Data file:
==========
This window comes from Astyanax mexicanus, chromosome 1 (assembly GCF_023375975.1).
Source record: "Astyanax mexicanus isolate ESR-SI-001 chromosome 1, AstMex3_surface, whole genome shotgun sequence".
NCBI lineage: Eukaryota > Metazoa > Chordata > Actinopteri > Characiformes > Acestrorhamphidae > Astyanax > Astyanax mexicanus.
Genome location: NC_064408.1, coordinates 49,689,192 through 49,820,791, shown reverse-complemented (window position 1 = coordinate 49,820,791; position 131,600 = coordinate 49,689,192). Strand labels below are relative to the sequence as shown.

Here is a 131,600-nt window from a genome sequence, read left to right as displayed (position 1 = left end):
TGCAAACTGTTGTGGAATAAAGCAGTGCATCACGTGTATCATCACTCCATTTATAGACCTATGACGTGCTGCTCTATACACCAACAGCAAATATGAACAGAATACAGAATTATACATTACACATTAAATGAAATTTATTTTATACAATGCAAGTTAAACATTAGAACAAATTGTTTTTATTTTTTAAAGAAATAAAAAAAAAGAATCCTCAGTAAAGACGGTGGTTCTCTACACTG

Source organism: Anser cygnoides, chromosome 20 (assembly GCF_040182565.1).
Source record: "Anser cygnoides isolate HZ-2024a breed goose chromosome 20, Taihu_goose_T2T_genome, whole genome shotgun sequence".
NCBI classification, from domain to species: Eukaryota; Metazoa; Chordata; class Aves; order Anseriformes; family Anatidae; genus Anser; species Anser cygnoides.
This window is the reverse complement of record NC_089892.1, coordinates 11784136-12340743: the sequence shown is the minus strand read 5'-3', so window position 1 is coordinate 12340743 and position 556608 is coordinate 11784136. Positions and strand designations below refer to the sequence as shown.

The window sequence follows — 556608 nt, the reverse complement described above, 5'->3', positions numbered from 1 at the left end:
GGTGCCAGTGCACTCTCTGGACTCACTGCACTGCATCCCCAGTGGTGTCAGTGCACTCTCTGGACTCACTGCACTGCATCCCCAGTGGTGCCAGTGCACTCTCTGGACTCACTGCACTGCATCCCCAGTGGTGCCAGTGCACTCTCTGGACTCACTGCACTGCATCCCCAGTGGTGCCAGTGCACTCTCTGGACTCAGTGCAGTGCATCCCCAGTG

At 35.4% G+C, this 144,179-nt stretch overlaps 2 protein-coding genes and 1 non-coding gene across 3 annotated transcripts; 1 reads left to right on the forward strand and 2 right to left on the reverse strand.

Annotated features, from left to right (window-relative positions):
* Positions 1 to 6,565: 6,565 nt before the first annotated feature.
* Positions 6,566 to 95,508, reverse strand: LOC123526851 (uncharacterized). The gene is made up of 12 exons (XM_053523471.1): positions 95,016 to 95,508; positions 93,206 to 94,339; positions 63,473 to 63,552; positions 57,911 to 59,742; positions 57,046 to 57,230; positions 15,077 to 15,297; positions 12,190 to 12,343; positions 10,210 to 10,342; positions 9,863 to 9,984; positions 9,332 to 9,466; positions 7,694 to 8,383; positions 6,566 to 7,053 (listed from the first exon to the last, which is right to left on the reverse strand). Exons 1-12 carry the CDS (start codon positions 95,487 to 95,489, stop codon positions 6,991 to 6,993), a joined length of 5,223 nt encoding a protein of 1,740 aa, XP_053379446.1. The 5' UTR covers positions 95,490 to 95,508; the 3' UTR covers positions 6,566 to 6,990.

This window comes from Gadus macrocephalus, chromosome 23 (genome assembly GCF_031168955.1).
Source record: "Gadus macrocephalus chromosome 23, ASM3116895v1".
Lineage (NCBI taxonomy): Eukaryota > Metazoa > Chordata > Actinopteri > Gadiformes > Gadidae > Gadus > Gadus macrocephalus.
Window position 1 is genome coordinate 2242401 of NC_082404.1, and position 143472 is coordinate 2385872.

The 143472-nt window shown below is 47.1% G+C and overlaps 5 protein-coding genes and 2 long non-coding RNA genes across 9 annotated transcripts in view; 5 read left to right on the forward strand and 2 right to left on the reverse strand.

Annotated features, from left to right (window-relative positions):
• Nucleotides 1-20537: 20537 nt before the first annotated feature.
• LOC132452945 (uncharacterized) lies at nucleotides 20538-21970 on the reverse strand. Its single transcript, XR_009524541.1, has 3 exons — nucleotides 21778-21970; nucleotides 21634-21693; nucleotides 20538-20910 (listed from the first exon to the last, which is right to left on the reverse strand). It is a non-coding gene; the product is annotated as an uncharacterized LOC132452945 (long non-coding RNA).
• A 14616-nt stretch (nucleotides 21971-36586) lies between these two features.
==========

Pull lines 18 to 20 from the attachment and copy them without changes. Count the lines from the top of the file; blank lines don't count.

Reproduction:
Source record: "Gadus macrocephalus chromosome 23, ASM3116895v1".
Lineage (NCBI taxonomy): Eukaryota > Metazoa > Chordata > Actinopteri > Gadiformes > Gadidae > Gadus > Gadus macrocephalus.
Window position 1 is genome coordinate 2242401 of NC_082404.1, and position 143472 is coordinate 2385872.